In 1844, Bishop J.-Norbert Provencher, a pioneer of the apostolate in the Canadian Northwest, had just been named Vicar Apostolic of all the territory west of Saint-Boniface to the Pacific Ocean: a field of evangelization ten times larger than France. He could count only on five diocesan priests for help. So, he thought of calling upon some religious. Meanwhile, the Oblates of Mary Immaculate had just established themselves in Montreal. Bishop Provencher already knew them through their Founder whom he had met in Paris in 1836. He sent several urgent appeals to Bishop de Mazenod, who believed there was an expression of the will of God in these repeated messages. He accepted the request in spite of the small number of subjects that his young Congregation had at the time. He appointed Fr. Pierre Aubert to found this remote mission. At the same time he ordered Fr. Bruno Guigues, superior of the Oblates in Canada, to give him a companion of his choice. The one chosen was a young twenty-two year old novice, who had been ordained a sub-deacon a few months earlier. His name was Alexandre Taché.

André DORVAL, OMIBorn at Rivière-du-Loup on July 23, he had studied at the Saint-Hyacinthe minor seminary and at the major seminary in Montreal. Upon completing his theology, he had entered the Oblate novitiate at Longueuil on October 5, 1844. The following June 25, the two missionaries, accompanied by two Gray Nuns of Montreal, left Lachine in a canoe manned by six men. They were setting out on a voyage of approximately 1,800 miles (2,900 km) over lakes and rivers. Two months later, on August 24, Fr. Aubert could finally offer the Holy Sacrifice of the Mass on the shores of the Red River. The following day the travelers arrived at their destination. Bishop Provencher went down to the shore to receive the long-awaited apostles. He was a bit disappointed. He had expected a small band of missionaries ready to work and here was only one priest and a sub-deacon! Looking at the young Brother Taché, he could not help exclaiming: “I asked for men and here they send me a child!” However it was this child that Providence intended as his successor. On October 12 of that year Bro. Taché was ordained a priest. The following day he celebrated his first Mass and the same day he pronounced his vows of religion before Fr. Aubert.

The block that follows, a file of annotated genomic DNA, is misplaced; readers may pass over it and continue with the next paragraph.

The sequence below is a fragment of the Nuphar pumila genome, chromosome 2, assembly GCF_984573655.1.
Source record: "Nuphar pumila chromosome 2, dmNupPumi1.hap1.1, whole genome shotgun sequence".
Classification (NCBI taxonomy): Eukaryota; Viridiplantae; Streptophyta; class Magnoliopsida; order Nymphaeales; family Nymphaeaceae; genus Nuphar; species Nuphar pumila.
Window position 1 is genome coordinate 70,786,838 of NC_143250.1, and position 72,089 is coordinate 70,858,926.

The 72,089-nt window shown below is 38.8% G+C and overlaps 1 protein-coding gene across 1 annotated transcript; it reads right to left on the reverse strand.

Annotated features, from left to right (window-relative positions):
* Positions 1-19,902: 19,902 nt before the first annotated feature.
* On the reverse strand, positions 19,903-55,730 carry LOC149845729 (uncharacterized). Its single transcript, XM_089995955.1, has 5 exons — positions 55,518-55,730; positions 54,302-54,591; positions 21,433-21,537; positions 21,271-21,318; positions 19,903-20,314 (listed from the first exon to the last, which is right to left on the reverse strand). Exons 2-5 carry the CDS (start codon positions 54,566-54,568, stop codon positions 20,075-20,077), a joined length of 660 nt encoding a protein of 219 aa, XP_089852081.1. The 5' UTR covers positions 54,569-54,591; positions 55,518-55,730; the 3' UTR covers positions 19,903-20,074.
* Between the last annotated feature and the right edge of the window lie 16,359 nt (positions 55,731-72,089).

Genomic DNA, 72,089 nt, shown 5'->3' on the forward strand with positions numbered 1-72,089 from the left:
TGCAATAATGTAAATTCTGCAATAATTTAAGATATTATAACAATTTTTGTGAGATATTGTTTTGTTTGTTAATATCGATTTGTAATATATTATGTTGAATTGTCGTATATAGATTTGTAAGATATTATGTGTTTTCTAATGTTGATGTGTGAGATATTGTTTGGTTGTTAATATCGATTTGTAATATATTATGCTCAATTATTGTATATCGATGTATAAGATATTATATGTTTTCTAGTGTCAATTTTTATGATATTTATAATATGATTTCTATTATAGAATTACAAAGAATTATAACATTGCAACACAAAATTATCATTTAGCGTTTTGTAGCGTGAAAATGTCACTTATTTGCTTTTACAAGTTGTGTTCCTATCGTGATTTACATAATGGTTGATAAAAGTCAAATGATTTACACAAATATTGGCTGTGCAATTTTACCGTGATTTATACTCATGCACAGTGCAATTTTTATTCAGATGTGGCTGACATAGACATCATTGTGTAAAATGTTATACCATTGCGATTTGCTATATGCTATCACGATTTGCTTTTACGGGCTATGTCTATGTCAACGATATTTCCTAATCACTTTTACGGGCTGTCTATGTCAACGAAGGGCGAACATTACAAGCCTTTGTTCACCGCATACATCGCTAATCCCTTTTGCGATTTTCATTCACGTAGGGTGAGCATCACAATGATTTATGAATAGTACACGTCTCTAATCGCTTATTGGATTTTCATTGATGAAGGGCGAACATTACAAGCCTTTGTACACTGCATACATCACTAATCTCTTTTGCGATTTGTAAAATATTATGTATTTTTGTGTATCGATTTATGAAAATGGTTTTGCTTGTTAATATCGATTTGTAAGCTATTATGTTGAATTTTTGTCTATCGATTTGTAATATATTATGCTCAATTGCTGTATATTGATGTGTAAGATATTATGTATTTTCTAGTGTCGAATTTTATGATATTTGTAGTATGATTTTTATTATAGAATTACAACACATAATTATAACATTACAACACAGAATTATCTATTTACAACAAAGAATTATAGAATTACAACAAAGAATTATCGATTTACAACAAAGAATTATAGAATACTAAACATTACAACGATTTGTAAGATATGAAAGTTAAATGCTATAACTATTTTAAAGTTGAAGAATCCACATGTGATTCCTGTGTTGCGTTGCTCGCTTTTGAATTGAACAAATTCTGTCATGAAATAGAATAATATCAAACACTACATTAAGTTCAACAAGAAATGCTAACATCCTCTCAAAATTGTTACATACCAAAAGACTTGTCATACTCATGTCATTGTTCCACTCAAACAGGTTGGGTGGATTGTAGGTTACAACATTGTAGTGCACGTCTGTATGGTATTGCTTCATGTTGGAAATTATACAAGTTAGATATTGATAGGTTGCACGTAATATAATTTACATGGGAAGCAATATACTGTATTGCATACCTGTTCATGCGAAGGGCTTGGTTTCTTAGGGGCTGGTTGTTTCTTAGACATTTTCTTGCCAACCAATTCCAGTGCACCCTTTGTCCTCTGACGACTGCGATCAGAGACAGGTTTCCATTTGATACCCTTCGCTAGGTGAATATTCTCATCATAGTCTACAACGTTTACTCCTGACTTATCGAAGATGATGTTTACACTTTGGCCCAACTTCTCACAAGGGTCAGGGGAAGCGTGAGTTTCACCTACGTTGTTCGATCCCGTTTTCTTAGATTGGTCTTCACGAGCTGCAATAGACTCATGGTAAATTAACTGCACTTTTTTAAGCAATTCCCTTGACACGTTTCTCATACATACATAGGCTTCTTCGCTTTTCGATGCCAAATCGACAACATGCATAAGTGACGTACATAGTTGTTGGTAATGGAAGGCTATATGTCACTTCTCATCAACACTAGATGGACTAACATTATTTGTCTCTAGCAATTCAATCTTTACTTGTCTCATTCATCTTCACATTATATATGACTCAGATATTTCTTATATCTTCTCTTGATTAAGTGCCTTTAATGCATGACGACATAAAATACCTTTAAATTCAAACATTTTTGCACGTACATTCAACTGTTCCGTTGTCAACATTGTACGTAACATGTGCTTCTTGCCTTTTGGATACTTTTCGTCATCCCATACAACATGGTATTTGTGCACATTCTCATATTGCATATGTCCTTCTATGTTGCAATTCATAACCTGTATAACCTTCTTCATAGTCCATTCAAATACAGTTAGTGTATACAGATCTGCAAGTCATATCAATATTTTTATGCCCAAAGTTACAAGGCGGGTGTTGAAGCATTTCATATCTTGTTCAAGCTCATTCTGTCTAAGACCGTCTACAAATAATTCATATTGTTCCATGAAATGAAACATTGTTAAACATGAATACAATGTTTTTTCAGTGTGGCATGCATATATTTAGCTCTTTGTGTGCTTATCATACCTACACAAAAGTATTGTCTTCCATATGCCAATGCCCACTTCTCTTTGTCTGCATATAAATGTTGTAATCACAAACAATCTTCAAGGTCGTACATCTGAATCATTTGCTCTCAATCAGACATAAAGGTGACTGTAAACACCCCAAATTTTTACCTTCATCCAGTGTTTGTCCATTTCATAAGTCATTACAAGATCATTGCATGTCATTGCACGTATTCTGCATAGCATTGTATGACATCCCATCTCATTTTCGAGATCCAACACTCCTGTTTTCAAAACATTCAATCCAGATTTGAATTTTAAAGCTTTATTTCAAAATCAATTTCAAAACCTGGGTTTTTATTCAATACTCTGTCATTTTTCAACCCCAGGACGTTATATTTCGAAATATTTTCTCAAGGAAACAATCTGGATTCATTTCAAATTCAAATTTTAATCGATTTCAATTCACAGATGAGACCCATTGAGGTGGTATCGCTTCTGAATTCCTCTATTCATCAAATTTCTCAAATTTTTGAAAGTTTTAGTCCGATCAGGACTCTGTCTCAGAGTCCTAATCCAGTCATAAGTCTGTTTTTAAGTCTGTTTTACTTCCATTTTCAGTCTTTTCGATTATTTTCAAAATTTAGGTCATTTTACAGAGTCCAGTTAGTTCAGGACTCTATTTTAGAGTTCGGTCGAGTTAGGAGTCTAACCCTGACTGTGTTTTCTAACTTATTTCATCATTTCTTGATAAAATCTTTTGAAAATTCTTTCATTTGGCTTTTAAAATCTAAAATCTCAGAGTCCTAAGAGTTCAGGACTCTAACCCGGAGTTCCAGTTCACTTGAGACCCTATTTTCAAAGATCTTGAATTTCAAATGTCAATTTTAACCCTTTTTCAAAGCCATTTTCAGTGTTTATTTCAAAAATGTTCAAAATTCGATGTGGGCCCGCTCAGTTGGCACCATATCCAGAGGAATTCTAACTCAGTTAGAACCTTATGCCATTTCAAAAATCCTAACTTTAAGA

Four years later, Bishop Provencher, who had become ill and unable to undertake long trips, asked Rome for a coadjutor. As for Fr. Taché, he had gone a long way. He had laid the foundations of a mission at Île-à-la-Crosse and another on the shores of Lake Athabaska, some 1,430 km northwest of Saint-Boniface. On June 14, 1850 the Holy See, in response to the request of Bishop Provencher, named Fr. Taché coadjutor bishop with right of succession. All this took place without the knowledge of the newly elected, who only learned of his nomination in the next winter’s mail. He left Île-à-la-Crosse for Saint-Boniface immediately, where he found a letter from Bishop de Mazenod directing him in the name of holy obedience, to come to him in Marseilles. The Founder wanted at all costs to have the joy of consecrating himself the first missionary bishop from his religious family.

So, Fr. Taché left for Marseilles with the fixed idea of presenting his superior with objections capable, he thought, of making him change his mind. His meeting with the Founder remains famous in annals of the Congregation. Here is the account by Bishop Taché himself in Vingt ans de Missions (Twenty years of Missions). “You will be a bishop”, Bishop de Mazenod told him. “But, My Lord, my age, my defects, and so on….” “The Sovereign pontiff appointed you and when the Pope speaks it is God who speaks.” “My Lord, I want to remain an Oblate.” “Certainly, that is how I see it.” “But the episcopal dignity seems to me incompatible with religious life.” “What, the fullness of the priesthood would exclude the perfection to which all religious must aspire!” Then, straightening up with the noble pride that characterized him, he added: “Nobody is more a bishop than me and, of course, nobody is any more an Oblate either. Don’t I know the spirit that I wanted to inspire in my Congregation? You will be a bishop…. I want you obey the Pope and I also want to obey him.”

Alexandre Taché, the former child, was ordained bishop in the cathedral of Viviers on November 26, 1851. He was only twenty-eight years and five months old.